New-York Historical Society logo

New-York Historical Society logo

The available fellowships include:

Andrew W. Mellon Foundation Predoctoral Fellowships in Women’s History
The two recipients of the Andrew W. Mellon Foundation Predoctoral Fellowship in Women’s History should have a strong interest in the fields of women’s and public history. This unusual part-time fellowship introduces young scholars to work outside the academy in public history and may not directly correspond with their dissertation research. They must be currently enrolled students in good standing in a relevant Ph.D. program in the humanities. The Predoctoral Fellows will be in residence part-time at the New-York Historical Society for one academic year, between September 5, 2019, and June 29, 2020, with a stipend of $15,000 per year. This position is not full time and will not receive full benefits.

National Endowment for the Humanities Fellowship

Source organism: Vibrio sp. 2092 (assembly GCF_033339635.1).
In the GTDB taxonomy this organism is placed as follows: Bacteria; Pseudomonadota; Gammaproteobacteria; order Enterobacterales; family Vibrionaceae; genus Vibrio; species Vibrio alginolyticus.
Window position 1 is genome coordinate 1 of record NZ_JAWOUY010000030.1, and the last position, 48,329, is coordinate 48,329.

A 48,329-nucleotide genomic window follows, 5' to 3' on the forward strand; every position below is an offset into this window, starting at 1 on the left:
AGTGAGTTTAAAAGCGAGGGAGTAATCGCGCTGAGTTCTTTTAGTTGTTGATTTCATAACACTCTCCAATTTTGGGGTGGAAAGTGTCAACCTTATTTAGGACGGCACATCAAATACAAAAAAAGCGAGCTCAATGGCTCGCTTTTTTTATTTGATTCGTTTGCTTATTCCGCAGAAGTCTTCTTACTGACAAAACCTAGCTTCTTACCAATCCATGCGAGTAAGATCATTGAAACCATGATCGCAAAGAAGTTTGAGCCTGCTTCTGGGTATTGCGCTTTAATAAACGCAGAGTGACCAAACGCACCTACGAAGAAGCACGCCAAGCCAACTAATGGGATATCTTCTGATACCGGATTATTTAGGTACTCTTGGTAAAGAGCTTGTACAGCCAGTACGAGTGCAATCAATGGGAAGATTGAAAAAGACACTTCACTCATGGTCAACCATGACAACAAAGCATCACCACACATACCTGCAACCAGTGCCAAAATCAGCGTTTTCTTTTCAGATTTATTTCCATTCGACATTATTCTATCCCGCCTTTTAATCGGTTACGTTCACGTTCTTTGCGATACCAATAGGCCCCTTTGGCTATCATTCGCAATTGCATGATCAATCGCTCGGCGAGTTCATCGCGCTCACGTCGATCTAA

One fellowship for the length of a single academic year is supported by the
National Endowment for the Humanities. The fellowship is available to individuals who have completed their formal professional training and have a strong record of accomplishment within their field. There is no restriction relating to age or academic status of applicants. Foreign nationals are eligible to apply if they have lived in the United States for at least three years immediately preceding the application deadline. The ten-month residency will carry a stipend of $42,000, plus benefits. This fellowship will begin September 5, 2019, and will end June 29, 2020.

Bernard and Irene Schwartz Fellowships
Offered jointly with the
Eugene Lang College of Liberal Arts at the New School, two Bernard and Irene Schwartz Fellowships are open to scholars who will have completed their Ph.D. in History or American Studies before the end of the 2017-2018 academic year. Fellows will teach one course per semester at Eugene Lang College in addition to conducting focused research in residence at the New-York Historical Society. These fellows carry a stipend of $60,000, plus benefits. The fellowship will begin September 5, 2019, and will end June 29, 2020.

Helen and Robert Appel Fellowship in History and Technology
The fellowship will be awarded to a candidate who has earned their Ph.D. within the last three to five years. Research projects should be based on the collections of